Erastus Salisbury Field's Lincoln With Washington And His Generals
assembled individuals from different eras in national history to evoke a particular national
lineage and to form a composite ideal of American leadership and morality. The idealized,
composite hero envisioned by Field and other cultural mythmakers possesses a recognizable set
of traits; he has been an enduring feature in American collective consciousness through our
songs, political debates, art, literature, folklore, school textbooks, television, and film.
Director Frank Capra endowed many of his most memorable main characters with the qualities of the quintessential American hero, and Capra attempted in his autobiography to cast his own life in the heroic mold. However, Capra, like many other American artists and thinkers, could not accept this heroic type unequivocally. In his films, particularly Mr. Smith Goes to Washingtonand Meet John Doe, doubts about the American hero surfaced and were not completely resolved. Were the traditional qualities of the American hero adequate to meet the challenges of a modern, increasingly institutionalized world? What kind of relationship could the hero have with the people--a perennial tension for democratic societies--in a culture increasingly mediated by technologies of mass communication? What dangers lay in the process of simplification necessary to hero-making, and how could that simplification obscure important truths when cynically manipulated? Capra's films are skeptical of the public's ability to interact wisely with a heroic figure, and ultimately they point to a breakdown of the heroic model at a particular period of crisis in American life during the 30s and 40s.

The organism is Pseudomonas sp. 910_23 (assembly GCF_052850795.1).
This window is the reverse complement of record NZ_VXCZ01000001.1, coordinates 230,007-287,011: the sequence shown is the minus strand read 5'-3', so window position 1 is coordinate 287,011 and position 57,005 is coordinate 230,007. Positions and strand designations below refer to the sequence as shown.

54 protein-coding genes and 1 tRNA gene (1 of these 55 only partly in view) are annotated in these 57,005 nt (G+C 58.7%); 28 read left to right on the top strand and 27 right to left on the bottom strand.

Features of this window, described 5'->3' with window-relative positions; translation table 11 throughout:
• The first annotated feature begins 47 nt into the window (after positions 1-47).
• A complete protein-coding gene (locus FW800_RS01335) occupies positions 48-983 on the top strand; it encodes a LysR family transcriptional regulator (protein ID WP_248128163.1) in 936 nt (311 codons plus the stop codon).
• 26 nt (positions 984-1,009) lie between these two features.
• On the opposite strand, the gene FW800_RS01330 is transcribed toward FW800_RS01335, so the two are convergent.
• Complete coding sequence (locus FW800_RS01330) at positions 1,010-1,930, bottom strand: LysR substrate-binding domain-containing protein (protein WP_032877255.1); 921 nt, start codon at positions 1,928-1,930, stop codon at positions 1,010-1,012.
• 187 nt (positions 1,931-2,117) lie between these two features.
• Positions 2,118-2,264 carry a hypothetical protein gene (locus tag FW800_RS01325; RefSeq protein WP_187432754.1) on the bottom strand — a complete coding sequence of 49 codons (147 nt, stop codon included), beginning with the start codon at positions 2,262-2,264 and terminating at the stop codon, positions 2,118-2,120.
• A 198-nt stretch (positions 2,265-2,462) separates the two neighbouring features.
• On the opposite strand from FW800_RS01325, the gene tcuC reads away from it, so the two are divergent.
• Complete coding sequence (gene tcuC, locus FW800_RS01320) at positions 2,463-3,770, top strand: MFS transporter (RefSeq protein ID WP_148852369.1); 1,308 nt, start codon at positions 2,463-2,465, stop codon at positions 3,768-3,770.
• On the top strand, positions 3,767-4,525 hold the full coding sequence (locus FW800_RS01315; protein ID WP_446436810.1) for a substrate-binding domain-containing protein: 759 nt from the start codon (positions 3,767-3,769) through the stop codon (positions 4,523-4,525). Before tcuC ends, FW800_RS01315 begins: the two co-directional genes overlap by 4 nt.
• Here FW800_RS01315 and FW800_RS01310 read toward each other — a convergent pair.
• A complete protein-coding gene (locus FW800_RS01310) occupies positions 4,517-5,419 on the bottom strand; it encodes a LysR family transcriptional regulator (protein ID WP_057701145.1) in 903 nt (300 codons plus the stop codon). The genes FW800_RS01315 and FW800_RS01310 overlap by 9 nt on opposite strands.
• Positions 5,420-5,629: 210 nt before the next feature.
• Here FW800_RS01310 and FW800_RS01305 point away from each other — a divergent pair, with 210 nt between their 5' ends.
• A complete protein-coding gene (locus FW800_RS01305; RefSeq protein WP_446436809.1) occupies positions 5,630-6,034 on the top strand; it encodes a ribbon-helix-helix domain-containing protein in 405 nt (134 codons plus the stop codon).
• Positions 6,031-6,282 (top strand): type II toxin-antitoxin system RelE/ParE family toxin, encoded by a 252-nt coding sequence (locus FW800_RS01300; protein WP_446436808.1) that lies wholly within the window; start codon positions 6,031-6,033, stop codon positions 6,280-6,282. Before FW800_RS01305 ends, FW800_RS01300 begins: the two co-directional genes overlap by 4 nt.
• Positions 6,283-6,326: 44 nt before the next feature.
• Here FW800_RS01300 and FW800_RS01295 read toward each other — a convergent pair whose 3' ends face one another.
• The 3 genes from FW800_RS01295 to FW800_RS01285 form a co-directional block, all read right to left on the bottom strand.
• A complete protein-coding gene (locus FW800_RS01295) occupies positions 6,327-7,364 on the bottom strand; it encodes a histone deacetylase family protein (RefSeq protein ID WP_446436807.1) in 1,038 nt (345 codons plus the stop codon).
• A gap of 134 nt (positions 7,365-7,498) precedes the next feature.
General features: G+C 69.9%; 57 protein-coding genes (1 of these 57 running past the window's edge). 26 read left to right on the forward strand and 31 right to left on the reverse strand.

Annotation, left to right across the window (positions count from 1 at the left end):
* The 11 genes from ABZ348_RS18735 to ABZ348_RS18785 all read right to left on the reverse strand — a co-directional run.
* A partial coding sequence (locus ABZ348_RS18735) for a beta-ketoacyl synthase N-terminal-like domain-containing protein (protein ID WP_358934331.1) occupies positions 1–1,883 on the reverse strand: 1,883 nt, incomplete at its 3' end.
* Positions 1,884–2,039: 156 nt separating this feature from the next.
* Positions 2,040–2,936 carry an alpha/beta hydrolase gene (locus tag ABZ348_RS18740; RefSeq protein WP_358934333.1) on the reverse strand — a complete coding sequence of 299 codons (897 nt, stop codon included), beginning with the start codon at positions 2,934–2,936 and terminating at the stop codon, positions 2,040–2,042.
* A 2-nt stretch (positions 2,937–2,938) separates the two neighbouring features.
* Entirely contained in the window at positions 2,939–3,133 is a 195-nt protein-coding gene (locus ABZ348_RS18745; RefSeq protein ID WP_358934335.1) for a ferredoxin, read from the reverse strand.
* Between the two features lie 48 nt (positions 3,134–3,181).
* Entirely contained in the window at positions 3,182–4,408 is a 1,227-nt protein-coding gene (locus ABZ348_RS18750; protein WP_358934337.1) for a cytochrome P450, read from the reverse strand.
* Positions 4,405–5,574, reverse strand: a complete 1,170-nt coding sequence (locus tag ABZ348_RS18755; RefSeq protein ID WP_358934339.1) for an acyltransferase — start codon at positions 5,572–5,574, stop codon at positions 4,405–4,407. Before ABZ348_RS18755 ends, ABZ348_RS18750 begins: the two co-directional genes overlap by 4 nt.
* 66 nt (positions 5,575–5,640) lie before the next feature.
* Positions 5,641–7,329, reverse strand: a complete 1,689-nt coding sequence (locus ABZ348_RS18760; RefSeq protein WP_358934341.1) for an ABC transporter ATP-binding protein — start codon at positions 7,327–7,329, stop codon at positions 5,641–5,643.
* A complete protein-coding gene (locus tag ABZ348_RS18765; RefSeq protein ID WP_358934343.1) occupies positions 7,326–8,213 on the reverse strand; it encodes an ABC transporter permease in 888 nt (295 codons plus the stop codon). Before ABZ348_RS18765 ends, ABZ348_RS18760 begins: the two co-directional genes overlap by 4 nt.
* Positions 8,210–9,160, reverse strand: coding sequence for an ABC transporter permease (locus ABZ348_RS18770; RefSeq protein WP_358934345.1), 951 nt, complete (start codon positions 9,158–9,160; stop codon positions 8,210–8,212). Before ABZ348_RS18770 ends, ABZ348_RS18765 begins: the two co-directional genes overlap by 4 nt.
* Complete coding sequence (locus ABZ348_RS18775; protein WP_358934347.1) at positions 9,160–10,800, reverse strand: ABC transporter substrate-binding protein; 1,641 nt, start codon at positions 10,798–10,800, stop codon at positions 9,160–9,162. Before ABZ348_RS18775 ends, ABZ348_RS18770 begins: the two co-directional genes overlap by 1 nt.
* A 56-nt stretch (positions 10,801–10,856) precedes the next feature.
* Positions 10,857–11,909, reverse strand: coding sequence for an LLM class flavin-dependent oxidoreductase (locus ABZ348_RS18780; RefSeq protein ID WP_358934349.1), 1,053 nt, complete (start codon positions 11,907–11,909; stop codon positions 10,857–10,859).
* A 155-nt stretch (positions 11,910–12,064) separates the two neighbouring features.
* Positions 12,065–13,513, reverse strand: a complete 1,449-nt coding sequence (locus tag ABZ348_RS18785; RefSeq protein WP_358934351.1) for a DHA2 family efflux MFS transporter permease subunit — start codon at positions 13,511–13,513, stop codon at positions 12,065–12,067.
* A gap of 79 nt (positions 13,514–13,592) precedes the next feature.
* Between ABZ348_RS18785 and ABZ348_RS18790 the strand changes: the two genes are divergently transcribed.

We Meet Our Hero: The American Heroic Type
Mr. Capra Goes to America: Capra as American Hero
"A Big-Eyed Patriot Turned Loose in Our Nation's Capital": Mr. Smith Goes to Washington
"Wake Up, John Doe. You're the Hope of the World": Meet John Doe